Demand for Town Creek Farm Genetics ONE OF THE LARGEST CROWDS EVER PARTICIPATED INPERSON AND ON-LINE IN THE TOWN CREEK FARM SALE, SATURDAY, OCTOBER 21, 2017. EIGHTY-ONE BUYERS FROM 13 STATES WERE SUCCESSFUL BIDDERS OF TOWN CREEK FARM BRANGUS AND ULTRABLACK GENETICS.Guests from Paraguay and Uruguay, South America, were on hand to evaluate the Town Creek Farm genetic program . Town Creek Farm owner, Milton Sundbeck, spoke of the future genetic direction of Town Creek Farm in his opening comments. Sundbeck summarized the Town Creek Farm new genetics project running at full throttle, which began with Brahman and Angus base genetics. He also

expressed his belief in the value of true 5/8 Angus and 3/8 Brahman cattle and emphasized Town Creek Farm’s continued focus on developing genetics while staying true to fertility, longevity, soundness and heat tolerance. 125 Town Creek Farm Bulls . . . . . . . . . . . . . . . . . . . . . . . . . . . . . . . . .Avg. $4536 2 Town Creek Farm Half-Blood Bulls . . . . . . . . . . . . . . . . . . . . . . .Avg. $10,375 140 Spring Calving Customer-Owned Commercial Bred Heifers . .Avg. $2236 122 Fall Calving Customer-Owned Commercial Bred Heifers . . . . .Avg. $2102 • High Selling Bull: TCF Rapid Reward 1540C3, $16,000 to Wells Cattle Co. • Second High Selling Bull: TCF Sleep Easy 145C6, $13,000 to Dollar Farms • Third High Selling Bull: TCF Sleep Easy 024C4, $11,500 to Dollar Farms Town Creek Farm, TCF Bull Production Partners and TCF Commercial Heifer Consignors extend a warm thank you for your confidence in our genetics.

Town Creek Farm Foundation Sire, CCR Integrity 355S4, Dies at Age 12

TOWN CREEK FARM WAS HONORED TO GREET VISITORS FROM SOUTH AMERICA IN EARLY JANUARY. Pictured left is Dr. Alfredo Rúveda, general manager of CIAVT Genetics, a 60-year old bovine genetics cooperative. CIAVT Genetics is located in Argentina in the heart of the humid pampa, a region of remarkable agricultural wealth. Center is Dr. Jesús Larrè, general manager of Gencal, S.A., a bovine genetics semen company located in Paraguay and sister company to CIAVT. Prior to joining Gencal, Dr. Larrè was previously general manager of a 100,000 head cattle operation and meat packing plant in Paraguay. Right is Dr. Carlos Vitelleschi, CIAVT Genetics of Argentina. The traveling group included Ron Sersland of Wisconsin who provided translation. The day was spent viewing Town Creek Farm’s fall pairs, long yearling bulls, coming yearling bulls including 53 half-blood bulls (1/2 Brahman, 1/2 Angus) and herd sires. The visitors shared their thoughts at the conclusion of the tour. “ We are very surprised by what we’ve seen today. Your cowherd is very moderate and very uniform. The calves and bulls are very uniform and good. We come to the U.S. to prove to ourselves that we have better genetics in our countries; then we see a program like this,” said Dr. Larrè. As for the half-blood bulls Dr. Larrè saw, he said, “I can’t believe how uniform these bulls are. I tried this same thing in Paraguay. I know how difficult it is to have this kind of success. We were not nearly as successful with our project. I’m very impressed.”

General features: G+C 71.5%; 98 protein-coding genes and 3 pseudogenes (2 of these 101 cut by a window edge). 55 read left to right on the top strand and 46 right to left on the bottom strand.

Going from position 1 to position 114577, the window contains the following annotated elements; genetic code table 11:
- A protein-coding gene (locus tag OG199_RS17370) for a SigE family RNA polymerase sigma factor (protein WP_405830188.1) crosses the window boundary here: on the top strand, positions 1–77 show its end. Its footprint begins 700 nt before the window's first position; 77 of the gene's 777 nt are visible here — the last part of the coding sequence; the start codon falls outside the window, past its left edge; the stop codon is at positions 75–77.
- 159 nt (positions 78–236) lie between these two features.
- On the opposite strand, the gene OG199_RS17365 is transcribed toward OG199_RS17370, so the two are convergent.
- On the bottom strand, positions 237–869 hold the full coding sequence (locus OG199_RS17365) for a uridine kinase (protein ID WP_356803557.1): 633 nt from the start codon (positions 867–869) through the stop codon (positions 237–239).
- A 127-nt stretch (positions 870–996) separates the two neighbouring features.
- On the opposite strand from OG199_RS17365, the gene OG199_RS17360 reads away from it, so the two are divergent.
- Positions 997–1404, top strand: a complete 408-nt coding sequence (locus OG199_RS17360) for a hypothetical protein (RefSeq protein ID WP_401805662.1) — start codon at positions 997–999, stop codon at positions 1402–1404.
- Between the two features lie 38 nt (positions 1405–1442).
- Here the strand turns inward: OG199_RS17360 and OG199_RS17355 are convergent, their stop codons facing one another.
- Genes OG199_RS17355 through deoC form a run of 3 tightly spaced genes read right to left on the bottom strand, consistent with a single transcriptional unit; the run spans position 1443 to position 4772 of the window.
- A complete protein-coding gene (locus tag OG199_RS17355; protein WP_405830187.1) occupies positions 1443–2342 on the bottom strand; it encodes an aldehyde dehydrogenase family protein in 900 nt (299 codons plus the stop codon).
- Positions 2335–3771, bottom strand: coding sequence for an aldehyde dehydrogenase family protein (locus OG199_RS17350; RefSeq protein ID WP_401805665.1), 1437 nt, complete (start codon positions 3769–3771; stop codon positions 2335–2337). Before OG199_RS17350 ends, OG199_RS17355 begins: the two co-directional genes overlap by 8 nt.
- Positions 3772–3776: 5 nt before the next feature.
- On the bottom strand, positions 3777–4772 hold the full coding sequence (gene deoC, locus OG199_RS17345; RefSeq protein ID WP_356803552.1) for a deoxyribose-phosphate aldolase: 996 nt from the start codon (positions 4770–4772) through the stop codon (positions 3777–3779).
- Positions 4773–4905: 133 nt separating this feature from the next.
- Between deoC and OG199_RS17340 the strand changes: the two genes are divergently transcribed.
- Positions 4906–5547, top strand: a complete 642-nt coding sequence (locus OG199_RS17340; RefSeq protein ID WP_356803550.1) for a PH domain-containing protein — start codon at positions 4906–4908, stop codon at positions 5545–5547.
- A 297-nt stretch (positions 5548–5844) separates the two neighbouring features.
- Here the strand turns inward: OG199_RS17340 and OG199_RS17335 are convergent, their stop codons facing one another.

CYNTHIA BISHOP SHARED THIS PICTURE OF HER HUSBAND, CHARLES, CONNECTING WITH THEIR TOWN CREEK FARM BRED HEIFERS. They purchased 15 bred heifers in the 2017 Town Creek Farm Commercial Bred Heifer Sale. Charles Bishop is former Alabama Commissioner of Agriculture and served in the Alabama State Senate. While the Bishops are newbies to the cattle business they are lifelong agriculturists and hunters. We’re delighted they chose to stock their ranch with Town Creek Farm genetics.

CCR INTEGRITY 355S4, A LEADING TOWN CREEK FARM FOUNDATION HERD SIRE, DIED ON JANUARY 8, 2018. HE WAS 12 YEARS OLD. 355S4 was buried on Town Creek Farm where he was an active herd sire until 2013 and lived his last years of retirement. Nearly 1000 CCR Integrity 355S4 sired progeny are registered in the International Brangus Breeders Association official registry. Through his semen bank, 355S4 semen is still widely used today in both commercial cattle herds and in registered Brangus herds primarily on heifers as a calving ease bull. “355S4 has left a legacy for both Town Creek Farm and Cow Creek Ranch. When you have a Brangus bull that produces as consistently and uniformly as 355S4, you have to consider him an influential sire. With two gene pools (Brahman and Angus) in genetic make-up of Brangus, consistent producing sires remain one of the biggest challenges in our breed. 355S4 was a master sire in terms of consistency, says Joy Reznicek. I’m sad to see this one go.”

GEORGE AND CANDI CHAMBERS OF SOUTHERN CROSS RANCH IN GEORGIA SHARED THIS PICTURE OF THEIR DECEMBER 9TH SNOWFALL. “Here are Town Creek Farm genetics thriving in 9-inches of snow,” George said. The Chambers purchased 24 Town Creek Farm commercial bred heifers in the 2017 Town Creek Farm Heifer Sale. “These heifers had two 5x6 bales of good hay in front of them. They chose to dig under 9-inches of snow to find the ryegrass and clover.”

OUR RANCH CREWS ENJOYED A DAY WITH CELEBRITY HORSEMAN AND TEXAS RANCHER, THOMAS SAUNDERS, V. (L to R) Clint Ladner, Anne Sutherland, Thomas Saunders, Magers Anderson and Jeff Reznicek. LOOK FOR TOWN CREEK FARM CREW MEMBERS AND DISPLAY BOOTH AT THESE EVENTS: • February 9-10, 2018 – Mississippi Cattlemen’s Convention, Jackson, MS • February 27 to March 3, 2018 – World Brangus Congress, Houston, TX • March 9-10, 2018 – Alabama Cattlemen’s Convention, Huntsville, AL • June 19-21, 2018 – Florida Cattlemen’s Convention, Orlando, FL

The Grit Winter 2018  
The Grit Winter 2018  

Enjoy Town Creek Farm's newsletter as we share ranch stories, industry happenings and, of course, updates on Town Creek Farm genetics.